The tweet generated an average of 1500 negative responses every hour. What we can learn from this is that executives can do as much damage to their brand as a grouchy customer service employee. Just because they carry an impressive title doesn’t mean they shouldn’t be trained in how to properly use social media tools.

Faking It

Just about every business has a Facebook presence these days to connect with their customers. For customers, it’s a way to get their voices heard. For businesses, it’s a great way to gather input from customers and to collect marketing data.

Honda used their page to elicit feedback about their new design for the Accord and found that many had some rather negative things to say about it. All but one vocal fan who really liked the design and stated he would buy it in a heartbeat.

That raised suspicions enough to prompt other community members to research the enthusiastic fan. They discovered he was an employee of Honda who worked in product planning. You can imagine what this incident did to Honda’s reputation and credibility.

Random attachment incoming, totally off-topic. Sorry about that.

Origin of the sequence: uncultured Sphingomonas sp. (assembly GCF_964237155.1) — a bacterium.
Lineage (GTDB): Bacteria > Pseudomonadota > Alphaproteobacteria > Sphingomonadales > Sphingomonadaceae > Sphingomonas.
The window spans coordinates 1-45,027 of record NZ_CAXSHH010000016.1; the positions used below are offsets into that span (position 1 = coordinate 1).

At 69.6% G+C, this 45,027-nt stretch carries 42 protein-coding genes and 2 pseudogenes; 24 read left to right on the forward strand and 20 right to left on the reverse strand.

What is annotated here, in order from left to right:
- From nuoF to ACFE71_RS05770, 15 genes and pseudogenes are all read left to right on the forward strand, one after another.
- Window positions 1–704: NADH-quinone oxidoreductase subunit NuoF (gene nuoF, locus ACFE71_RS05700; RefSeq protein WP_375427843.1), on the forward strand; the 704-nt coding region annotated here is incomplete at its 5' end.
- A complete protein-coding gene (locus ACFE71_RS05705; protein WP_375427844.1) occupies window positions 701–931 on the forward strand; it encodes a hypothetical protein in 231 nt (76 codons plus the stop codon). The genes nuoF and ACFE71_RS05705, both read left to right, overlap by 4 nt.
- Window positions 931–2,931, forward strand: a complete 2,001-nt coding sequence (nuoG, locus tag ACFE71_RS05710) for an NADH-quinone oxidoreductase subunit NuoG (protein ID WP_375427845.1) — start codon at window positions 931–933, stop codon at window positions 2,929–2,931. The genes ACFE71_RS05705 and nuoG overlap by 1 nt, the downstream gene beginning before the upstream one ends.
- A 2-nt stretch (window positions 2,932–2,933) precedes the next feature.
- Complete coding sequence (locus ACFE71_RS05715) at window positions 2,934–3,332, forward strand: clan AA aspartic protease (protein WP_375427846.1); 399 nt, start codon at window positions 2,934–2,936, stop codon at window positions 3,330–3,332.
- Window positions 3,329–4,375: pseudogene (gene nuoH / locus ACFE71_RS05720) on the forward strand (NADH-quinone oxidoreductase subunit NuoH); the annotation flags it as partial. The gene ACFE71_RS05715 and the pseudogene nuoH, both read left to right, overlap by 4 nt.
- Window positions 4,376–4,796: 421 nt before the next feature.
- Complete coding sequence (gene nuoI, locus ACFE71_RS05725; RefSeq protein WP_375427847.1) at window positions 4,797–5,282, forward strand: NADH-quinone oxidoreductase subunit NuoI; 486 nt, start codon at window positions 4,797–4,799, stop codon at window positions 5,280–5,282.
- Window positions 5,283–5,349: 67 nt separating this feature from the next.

For companies that engage in social media it is important to never underestimate how savvy their community is. Cheap trickery doesn’t earn any respect online; in fact, it’s often the catalyst for further attacks.

Of course, any damage done to a brand can be repaired. It just takes time, persistence, and the knowledge of how to best manage your company’s reputation. While most organizations won’t find themselves the butt of Internet jokes and ire, there are many ways that misusing social media can hurt the way their customers view them.

About Jeff Orloff

Jeff Orloff is a freelance technology writer and consultant with Sequoia Media, Inc. (http://www.sequoiamediaservices.com). When he is not in front of a computer, he can be found coaching little league baseball.

You can find Jeff on Twitter: @jeorl.